Well, almost every act of terrorism known to man has been for either military or political goals, with benefits like land (Israeli terrorists bombing the british), influence (islamic terrorists in the middle east fighting for "sharia state") political change (weather underground, german communist groups) or any number of other TANGIBLE GAINS. Never in modern history has anyone attacked anyone on a large scale for hate alone, or for love, or for any other feeling or otherwise naive sentiment.


That's just plain incorrect. Every act of terrorism is because one group thinks their way of life is the correct way to live, and terrorists are willing to go so far as to remove the other off the face of the planet. Their hatred for other ways of life which they deem "evil" is what has influenced their political views, and have motivated their political gains. In short, their TANGIBLE GAINS have been motivated by fear and hate.

Just like the hatred for fellow man was a byproduct of slavery in the form of discrimination against africans, so is whatever nonsense rhetoric of any terrorist a cover-up for real goals and real gains.


No, you have that twisted up wrong. Hatred was not a byproduct of slavery, rather slavery was a byproduct of hate.

So on the basis that no matter the reasoning every aggressive party ever to attack anyone is always after tangible gains, an nobody ever did anything "just because".


I never claimed people are aggressive "just because", which is an ad reduction absurdum argument of my position. I claimed that the traits that drive hatred, fear, and prejudice are likely not unique to our human race. I have also argued that tangible gains might be to utilize our species for cheap labor. After all, we are excellent tool builders. There could be a plethora of other reasons to enslave or destroy us, including those not even I could fathom.

And it is extremely unlikely that a species cpable of inner or intergalactic space travel is so childishly ignorant. It would be like saying that Hyenas can develop space travel while staying the same 4-legged flesh eating savages that attack anyone who is weak.


Why is it extremely unlikely? Why do you believe that becoming advanced means you shed all the negative traits a species could possibly have?
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Message 1463215 - Posted: 11 Jan 2014, 18:28:34 UTC - in response to Message 1463191.  

There is no real certainty about the sort of extraterrestrial cultures we may encounter. They could be aggressively predatory, benevolently friendly, or somewhere in between.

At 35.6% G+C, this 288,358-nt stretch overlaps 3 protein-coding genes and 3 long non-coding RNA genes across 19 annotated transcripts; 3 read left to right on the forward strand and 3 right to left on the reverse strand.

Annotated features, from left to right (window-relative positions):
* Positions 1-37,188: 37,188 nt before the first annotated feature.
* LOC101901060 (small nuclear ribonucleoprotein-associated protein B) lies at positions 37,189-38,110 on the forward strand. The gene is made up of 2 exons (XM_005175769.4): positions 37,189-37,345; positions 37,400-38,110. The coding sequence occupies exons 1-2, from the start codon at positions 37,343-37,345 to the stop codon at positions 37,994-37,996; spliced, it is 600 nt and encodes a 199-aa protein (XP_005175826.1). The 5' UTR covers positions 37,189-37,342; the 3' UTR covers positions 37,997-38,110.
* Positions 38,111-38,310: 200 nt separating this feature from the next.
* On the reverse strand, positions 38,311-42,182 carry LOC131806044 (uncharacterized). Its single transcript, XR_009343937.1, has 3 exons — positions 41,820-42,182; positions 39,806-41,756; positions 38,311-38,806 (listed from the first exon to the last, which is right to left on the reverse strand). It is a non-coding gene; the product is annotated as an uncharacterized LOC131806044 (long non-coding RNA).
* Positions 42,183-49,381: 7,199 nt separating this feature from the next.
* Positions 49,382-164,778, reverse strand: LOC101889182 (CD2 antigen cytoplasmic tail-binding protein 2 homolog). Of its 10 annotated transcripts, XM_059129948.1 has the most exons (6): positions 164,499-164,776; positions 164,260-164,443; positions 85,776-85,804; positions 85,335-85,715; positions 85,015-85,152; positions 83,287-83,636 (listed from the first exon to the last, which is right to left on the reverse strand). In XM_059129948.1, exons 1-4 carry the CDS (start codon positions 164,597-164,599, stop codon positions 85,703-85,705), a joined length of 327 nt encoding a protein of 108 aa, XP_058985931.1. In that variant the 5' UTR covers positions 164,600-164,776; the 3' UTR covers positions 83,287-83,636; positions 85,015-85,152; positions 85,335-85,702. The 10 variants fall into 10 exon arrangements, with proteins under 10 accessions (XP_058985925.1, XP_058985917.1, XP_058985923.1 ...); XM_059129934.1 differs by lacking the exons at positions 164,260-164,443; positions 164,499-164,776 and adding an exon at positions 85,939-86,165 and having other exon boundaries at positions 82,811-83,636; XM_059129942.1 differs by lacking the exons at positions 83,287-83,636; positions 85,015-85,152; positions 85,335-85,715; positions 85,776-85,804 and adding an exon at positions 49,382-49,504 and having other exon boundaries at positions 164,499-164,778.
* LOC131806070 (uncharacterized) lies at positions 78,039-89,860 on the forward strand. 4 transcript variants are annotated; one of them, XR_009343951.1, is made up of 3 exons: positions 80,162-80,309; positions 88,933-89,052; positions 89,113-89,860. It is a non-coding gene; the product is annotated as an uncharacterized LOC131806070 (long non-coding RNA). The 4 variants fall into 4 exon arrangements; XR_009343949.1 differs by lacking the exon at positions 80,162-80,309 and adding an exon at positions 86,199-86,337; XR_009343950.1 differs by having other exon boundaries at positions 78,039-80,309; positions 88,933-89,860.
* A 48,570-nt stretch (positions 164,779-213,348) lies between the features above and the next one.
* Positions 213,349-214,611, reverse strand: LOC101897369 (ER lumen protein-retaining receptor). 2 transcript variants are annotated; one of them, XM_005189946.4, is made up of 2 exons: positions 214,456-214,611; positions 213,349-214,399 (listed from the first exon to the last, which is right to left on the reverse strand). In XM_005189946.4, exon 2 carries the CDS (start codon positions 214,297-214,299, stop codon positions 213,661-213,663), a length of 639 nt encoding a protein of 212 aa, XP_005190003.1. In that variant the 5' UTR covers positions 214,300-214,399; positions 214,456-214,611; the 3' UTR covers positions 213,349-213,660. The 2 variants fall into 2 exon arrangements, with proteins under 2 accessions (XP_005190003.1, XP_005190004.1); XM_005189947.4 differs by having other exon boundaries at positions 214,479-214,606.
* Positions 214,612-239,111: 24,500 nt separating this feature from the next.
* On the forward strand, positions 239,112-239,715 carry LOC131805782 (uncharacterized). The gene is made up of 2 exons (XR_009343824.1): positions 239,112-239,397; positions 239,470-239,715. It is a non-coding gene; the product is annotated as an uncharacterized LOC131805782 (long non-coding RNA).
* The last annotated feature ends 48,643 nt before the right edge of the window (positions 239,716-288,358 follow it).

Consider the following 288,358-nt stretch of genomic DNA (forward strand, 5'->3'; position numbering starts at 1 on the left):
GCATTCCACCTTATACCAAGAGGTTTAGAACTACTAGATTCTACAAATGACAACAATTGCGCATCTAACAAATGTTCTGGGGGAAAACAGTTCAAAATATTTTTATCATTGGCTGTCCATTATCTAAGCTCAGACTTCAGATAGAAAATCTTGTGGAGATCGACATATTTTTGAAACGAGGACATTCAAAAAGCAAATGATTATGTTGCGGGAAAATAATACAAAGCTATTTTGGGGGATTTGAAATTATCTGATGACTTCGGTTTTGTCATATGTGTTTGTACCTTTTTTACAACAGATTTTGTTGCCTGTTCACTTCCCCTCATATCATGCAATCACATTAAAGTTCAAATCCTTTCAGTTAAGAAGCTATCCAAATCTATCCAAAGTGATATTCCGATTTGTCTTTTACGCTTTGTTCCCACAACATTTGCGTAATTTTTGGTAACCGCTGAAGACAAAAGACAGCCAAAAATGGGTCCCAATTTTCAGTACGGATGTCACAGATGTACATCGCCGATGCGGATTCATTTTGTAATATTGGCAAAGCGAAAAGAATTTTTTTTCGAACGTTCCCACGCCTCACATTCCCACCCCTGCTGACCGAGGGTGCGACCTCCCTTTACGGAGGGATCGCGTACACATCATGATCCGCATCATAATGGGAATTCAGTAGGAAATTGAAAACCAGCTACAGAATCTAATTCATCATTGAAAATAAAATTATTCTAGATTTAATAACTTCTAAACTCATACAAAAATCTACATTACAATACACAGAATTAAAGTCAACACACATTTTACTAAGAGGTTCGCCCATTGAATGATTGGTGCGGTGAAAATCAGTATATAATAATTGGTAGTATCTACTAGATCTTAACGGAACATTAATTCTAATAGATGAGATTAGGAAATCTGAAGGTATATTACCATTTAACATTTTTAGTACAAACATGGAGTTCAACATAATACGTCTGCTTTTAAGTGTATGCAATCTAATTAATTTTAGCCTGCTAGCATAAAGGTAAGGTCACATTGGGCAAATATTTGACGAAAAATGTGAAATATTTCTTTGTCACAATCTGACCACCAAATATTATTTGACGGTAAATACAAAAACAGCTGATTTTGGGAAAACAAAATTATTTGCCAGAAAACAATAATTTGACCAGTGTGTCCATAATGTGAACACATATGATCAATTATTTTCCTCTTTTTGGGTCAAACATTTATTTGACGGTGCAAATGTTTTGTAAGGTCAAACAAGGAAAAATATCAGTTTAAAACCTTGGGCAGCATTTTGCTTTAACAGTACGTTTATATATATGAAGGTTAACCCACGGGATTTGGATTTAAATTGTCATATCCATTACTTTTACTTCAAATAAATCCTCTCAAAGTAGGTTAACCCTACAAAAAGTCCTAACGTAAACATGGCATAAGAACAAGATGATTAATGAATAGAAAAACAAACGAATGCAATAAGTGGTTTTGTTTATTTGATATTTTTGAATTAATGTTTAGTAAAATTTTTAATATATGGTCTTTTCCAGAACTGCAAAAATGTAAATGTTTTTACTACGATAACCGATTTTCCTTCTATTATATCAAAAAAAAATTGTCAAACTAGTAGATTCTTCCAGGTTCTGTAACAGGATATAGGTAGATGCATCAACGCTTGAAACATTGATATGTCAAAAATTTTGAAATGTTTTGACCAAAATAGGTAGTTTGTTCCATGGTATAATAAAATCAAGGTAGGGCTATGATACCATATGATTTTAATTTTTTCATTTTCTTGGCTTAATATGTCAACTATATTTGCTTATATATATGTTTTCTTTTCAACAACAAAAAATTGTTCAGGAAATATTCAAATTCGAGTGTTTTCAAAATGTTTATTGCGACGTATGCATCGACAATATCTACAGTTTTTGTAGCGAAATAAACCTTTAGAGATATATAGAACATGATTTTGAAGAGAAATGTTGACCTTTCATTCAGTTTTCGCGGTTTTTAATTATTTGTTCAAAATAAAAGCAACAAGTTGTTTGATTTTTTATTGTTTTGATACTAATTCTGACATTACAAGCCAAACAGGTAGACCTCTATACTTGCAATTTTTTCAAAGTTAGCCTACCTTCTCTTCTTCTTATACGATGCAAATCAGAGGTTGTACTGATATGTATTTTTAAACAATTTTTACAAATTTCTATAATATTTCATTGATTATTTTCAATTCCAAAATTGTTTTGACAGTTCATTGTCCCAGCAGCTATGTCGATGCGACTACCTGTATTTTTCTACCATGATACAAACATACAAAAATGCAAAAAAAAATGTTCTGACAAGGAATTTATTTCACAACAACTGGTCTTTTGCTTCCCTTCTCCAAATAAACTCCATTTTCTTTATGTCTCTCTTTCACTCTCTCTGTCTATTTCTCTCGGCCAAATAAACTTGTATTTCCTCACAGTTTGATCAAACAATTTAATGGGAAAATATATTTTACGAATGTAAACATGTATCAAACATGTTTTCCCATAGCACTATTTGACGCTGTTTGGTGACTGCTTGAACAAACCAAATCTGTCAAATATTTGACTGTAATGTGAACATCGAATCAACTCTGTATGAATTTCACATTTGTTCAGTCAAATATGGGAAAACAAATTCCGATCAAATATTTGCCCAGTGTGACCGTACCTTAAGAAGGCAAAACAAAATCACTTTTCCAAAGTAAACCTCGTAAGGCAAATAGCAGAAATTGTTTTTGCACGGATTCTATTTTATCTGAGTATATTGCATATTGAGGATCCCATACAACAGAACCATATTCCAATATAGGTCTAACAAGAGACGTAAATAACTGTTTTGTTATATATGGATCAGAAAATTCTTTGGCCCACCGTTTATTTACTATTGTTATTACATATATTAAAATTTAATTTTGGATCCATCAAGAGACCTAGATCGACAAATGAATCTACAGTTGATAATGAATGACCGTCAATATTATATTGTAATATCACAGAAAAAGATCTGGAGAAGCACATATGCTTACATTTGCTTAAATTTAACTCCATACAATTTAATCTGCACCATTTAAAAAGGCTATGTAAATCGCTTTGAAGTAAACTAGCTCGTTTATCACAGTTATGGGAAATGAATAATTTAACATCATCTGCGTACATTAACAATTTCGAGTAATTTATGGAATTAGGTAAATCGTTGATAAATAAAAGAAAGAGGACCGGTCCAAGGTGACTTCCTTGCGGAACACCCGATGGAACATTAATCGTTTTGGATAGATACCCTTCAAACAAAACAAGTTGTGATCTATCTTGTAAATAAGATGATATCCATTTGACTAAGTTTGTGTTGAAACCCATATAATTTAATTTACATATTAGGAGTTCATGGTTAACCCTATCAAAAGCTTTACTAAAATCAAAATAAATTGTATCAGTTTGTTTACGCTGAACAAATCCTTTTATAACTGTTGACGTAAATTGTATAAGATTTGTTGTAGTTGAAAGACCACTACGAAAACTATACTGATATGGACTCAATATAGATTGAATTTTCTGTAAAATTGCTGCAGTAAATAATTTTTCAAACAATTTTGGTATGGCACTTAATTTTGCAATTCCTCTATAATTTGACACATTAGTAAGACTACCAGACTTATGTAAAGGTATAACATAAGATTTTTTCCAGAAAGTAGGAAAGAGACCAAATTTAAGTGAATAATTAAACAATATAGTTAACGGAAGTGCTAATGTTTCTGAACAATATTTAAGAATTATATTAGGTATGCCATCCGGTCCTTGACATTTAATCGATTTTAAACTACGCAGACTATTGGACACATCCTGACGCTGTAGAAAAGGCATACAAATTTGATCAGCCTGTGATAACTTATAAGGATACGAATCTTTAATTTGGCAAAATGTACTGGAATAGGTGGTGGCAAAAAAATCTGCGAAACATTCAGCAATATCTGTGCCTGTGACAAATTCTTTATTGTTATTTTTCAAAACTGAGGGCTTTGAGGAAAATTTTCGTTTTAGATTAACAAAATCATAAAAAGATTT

Sounds like a sensible position to me.

A couple of points may be worth considering.
1.) A highly aggressive culture, given to endless conflicts, increases the chances of its own destruction. The odds seem to favor a scenario in which it will eventually encounter a culture that can defeat it, or one in which both it and its adversary are destroyed.


Agreed. Imagine the probability of a dominate, aggressive culture in which it has destroyed their adversaries and have become the defacto culture for their entire race. It is just as possible and likely that they would continue their aggressiveness in their space-faring conquests as well.

2.) There has been time for aggressive cultures to mature and spread throughout the galaxy, even if they must do so at sub-light speeds. We find no evidence of an occupying force on our planet. We seem to have not been interfered with for a very long span of time.


Or interfered with at all. ;-) But yes, there has been plenty of time for an aggressive culture to spread, however, that doesn't mean that haven't spread to our portion of the Universe at all. The possibility for an aggressive culture should not mean that if there were any, they'd somehow conquer the entire galaxy by now.
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Message 1463216 - Posted: 11 Jan 2014, 18:35:20 UTC

You disagree with me on motivation for inhumane acts... I think I will not discuss that any further because you simply can not connect profit to whatever means that are used, although profit is the ONLY motivation that has ever led to anything (good or bad). That's fine.
But please explain this:
If a species possesses technology well beyond anything we have, and thus can create whatever it wants more effectively using that technology - what can it gain by attacking us or taking something from us?